‘The Civil Dead’
The indie comedy arrives in theaters for a limited engagement starting 2/3 at select Alamo Drafthouse locations.
The Civil Dead is an irreverent comedy from writer, director, and actor Clay Tatum. It follows Clay, an out-of-work photographer with quite a bit of free time on his hands. When his partner leaves home for a couple days on a business trip, Clay is tasked with relatively mundane duties like making some money here and there to cover rent, try to reach out to his gambling-addicted friend for support, and maybe think about getting some real photography work done instead of just hanging out in the living room and drinking beer all day. Clay runs into an old friend when he decides to be productive but realizes almost too late that his buddy is no longer alive and only Clay can see and talk to him.
The film is the first narrative debut from Tatum, showcasing comedic styles that he and his co-star Whitmer Thomas share. It’s by design a buddy comedy playing with conventions of the supernatural, investigating how people operate within friendships when they operate outside comfort levels. But when your friend is a ghost and can’t interact with physical objects anymore, how can the dynamics of your relationship change? In the case of The Civil Dead, Clay defaults to his slacker-style approach when presented with the role of having to support Whit. Whit is severely bored, feeling incomplete without being by Clay’s side every waking moment. Clay already is struggling to take control of his own life and can’t realistically take on the dependency Whit requires of him. The film is often funny and explores day-to-day experiences through skit-like chapters like “Don’t Forget to Pay the Rent” and “Double Down on a Bad Situation.”
In retrospect, Clay is lucky to be haunted by such a mild-mannered and chilled-out ghost considering the alternatives. Many people associate ghosts with unfinished business that must be fulfilled before they can finally rest. But this provides a sense of closure for the ghost in question and for a lot of scripts, a resolution for the dead (or undead) character. The Civil Dead has no answers in that regard, and because of that it plants one foot in the grave and the other in dry & aimless comedic territory. The aimlessness here is in fact the main strength of the film’s proceedings, guiding its wit and humoristic spontaneity. It’s increasingly amusing to see Clay stumble through a series of scenarios with Whit keeping him company, from arguing in public (where others just see Clay carry on one side of the conversation) to cheating at poker at a film producer’s house party.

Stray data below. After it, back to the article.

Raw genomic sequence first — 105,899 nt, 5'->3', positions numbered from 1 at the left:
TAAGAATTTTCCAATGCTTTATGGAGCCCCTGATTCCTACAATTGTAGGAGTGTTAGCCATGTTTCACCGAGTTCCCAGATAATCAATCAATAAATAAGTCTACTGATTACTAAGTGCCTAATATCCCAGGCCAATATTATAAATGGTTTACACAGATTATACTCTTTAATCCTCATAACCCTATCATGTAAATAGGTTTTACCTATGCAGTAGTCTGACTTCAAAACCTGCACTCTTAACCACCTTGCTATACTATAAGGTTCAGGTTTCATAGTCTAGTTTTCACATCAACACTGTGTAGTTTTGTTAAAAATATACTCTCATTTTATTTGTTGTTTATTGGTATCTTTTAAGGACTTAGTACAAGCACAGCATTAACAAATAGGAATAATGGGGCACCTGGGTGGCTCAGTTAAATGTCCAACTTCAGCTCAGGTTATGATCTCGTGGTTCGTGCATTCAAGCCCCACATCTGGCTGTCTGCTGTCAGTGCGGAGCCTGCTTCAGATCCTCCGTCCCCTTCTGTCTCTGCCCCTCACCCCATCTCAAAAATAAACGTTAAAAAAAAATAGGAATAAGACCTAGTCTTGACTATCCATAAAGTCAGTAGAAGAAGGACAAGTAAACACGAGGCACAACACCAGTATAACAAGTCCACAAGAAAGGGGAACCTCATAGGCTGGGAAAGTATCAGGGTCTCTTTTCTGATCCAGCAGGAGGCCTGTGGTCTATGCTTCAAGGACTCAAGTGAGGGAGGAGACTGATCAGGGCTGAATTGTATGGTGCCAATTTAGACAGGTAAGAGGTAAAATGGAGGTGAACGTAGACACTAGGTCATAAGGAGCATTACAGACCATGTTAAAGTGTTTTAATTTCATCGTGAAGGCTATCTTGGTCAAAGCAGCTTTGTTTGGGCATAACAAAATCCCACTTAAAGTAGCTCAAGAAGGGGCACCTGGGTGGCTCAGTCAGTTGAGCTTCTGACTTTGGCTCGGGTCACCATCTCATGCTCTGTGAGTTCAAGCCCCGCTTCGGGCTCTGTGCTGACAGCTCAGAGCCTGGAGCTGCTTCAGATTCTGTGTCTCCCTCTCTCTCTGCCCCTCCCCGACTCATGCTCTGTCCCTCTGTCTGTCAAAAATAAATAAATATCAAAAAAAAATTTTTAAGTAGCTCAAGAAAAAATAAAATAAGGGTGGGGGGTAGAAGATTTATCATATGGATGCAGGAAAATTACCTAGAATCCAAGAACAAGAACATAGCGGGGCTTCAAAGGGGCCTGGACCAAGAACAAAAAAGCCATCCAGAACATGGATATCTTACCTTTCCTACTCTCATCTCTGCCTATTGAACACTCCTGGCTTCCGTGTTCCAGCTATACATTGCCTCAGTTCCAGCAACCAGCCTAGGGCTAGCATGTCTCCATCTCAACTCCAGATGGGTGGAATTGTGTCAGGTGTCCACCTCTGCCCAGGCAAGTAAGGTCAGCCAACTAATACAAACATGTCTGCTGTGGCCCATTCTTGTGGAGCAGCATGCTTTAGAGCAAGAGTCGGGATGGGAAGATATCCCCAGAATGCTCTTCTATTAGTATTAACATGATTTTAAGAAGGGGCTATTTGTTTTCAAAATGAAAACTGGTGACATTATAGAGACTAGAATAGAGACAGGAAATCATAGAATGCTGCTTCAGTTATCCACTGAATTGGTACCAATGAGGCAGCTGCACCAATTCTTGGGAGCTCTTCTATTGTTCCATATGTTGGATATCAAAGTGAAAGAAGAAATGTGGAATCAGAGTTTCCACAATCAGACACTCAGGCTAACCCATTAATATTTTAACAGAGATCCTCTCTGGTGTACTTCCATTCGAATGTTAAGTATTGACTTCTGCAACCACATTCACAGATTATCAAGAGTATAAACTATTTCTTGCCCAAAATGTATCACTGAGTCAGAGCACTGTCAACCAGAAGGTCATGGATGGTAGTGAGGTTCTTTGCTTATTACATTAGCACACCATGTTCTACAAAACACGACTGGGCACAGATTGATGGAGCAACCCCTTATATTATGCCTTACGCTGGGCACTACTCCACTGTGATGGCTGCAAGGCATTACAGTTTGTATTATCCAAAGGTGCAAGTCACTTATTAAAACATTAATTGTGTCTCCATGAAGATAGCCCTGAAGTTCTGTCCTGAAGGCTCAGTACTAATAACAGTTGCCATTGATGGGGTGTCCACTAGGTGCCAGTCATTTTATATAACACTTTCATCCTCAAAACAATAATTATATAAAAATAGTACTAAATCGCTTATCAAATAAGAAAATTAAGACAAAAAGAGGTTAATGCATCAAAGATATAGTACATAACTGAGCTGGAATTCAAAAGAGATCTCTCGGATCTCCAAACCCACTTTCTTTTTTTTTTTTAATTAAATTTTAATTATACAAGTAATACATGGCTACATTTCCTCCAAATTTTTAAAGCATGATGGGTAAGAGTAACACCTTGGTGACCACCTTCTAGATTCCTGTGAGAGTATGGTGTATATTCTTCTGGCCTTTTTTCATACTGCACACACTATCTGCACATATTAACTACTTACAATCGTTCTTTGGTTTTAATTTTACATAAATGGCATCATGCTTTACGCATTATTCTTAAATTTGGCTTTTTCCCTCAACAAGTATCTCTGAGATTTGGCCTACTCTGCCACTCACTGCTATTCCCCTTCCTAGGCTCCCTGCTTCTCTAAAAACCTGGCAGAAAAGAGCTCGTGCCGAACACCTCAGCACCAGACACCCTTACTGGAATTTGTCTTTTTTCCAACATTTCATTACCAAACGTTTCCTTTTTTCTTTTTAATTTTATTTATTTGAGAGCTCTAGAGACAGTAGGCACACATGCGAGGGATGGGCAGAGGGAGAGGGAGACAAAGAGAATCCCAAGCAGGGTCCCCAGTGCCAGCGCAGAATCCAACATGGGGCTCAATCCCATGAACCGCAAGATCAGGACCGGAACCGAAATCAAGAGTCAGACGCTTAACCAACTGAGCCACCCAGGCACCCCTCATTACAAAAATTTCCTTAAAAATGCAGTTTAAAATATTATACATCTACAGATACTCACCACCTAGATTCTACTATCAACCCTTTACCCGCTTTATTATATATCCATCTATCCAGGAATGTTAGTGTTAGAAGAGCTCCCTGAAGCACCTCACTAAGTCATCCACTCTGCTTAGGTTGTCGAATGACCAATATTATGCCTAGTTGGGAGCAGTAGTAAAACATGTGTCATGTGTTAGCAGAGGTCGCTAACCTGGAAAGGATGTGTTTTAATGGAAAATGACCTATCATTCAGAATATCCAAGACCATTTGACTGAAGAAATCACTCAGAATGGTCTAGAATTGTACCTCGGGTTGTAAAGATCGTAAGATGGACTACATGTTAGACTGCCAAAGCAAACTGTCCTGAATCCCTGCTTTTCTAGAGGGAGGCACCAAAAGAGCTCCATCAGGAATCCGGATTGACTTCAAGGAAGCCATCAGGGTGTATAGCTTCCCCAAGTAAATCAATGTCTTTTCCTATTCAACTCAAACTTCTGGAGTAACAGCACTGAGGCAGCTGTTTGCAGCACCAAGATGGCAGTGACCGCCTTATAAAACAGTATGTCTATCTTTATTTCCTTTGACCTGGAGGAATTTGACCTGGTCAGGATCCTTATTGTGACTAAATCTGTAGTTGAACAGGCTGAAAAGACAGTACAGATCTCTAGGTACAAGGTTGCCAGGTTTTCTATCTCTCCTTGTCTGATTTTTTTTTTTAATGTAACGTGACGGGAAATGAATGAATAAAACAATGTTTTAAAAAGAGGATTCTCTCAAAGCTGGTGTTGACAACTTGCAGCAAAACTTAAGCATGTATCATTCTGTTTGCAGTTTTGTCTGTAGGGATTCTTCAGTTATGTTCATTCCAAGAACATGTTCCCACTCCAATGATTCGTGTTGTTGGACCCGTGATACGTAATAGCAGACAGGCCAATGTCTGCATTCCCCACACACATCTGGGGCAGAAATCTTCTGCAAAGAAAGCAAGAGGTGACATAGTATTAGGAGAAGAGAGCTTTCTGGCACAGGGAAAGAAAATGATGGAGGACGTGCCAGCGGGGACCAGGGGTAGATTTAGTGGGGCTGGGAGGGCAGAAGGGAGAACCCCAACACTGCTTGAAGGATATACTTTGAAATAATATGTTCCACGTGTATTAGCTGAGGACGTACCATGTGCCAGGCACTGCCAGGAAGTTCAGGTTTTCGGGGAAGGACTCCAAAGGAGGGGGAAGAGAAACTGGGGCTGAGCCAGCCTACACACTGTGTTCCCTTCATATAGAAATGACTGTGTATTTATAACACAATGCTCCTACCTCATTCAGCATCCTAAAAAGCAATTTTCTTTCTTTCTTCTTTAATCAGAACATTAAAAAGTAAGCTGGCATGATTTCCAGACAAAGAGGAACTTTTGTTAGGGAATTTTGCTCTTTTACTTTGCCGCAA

It feels like a post-mumblecore entry, yet feels comfortable and at peace if it were to reside within the movement despite coming some two decades late. Although the film’s style is focused a little more on its form than is typical, it achieves a minimal approach to weaving the story across smaller chapters which lends it an episodic feeling. But its use of structure never forms a reliance against its free spirit; the attitude of Civil Dead remains as loose and off-the-cuff as Clay’s own philosophy, even in learning how to navigate his now-evolving friendship with Whit.
The Civil Dead occupies the sharper edge of the same knife as other independent filmmakers like Charles Roxburgh or Matt Farley have been working with (Metal Detector Maniac or Magic Spot come to mind here). Where Roxburgh & Farley sit themselves comfortably on the flat of the blade with their more wholesome body of films, Tatum brings a bite to his that can be a bit delayed, slowed in part by its sardonic notes and a hard-to-define sweetness that intentionally obscures Civil Dead’s moral clarity. The film’s murk is enough to assure you of its warmth so that jumping into its waters will feel enticing, even if you can’t see beyond the surface looking into it. In a way its delineation of aimlessness prevents either its audience or Whit’s anticipation for any situation to take a turn for the worse.
That isn’t to say the movie isn’t without its revelations though. Clay seems to already know what kind of person he is, and we learn that through his interactions and the schemes he pulls. Whit, however, is just as new to Clay and his tendencies as we are despite knowing him to some extent. It isn’t until the two decide to go to a rented cabin for the weekend in search of peace when both us and Whit discover Clay’s well-hidden sadistic side. The peace Clay is looking for is unspoken, but his actions illustrate what he’s willing to do in order to get it. Whit’s investment in the hospitality of his friend backfires nearly every step of the way, but his efforts always come back around to hoping for Clay to finally see him and lend Whit some of that peace he knows they both deserve.
The Civil Dead is often funny and timidly whack-a-doodle, but shows how maliciously the selfish human spirit can emerge when the terms of a relationship change. Underneath the outrageous genesis of how it creates its ghosts in life Clay Tatum’s film gives you something to chew on that has always resided just below a shell of its light-heartedness. It strays from the path a lot of other films that explore this take and feels very welcome and refreshing.
The Civil Dead is currently playing in select theaters courtesy of Utopia.
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This article was originally published February 17th, 2023 on Geek Vibes Nation.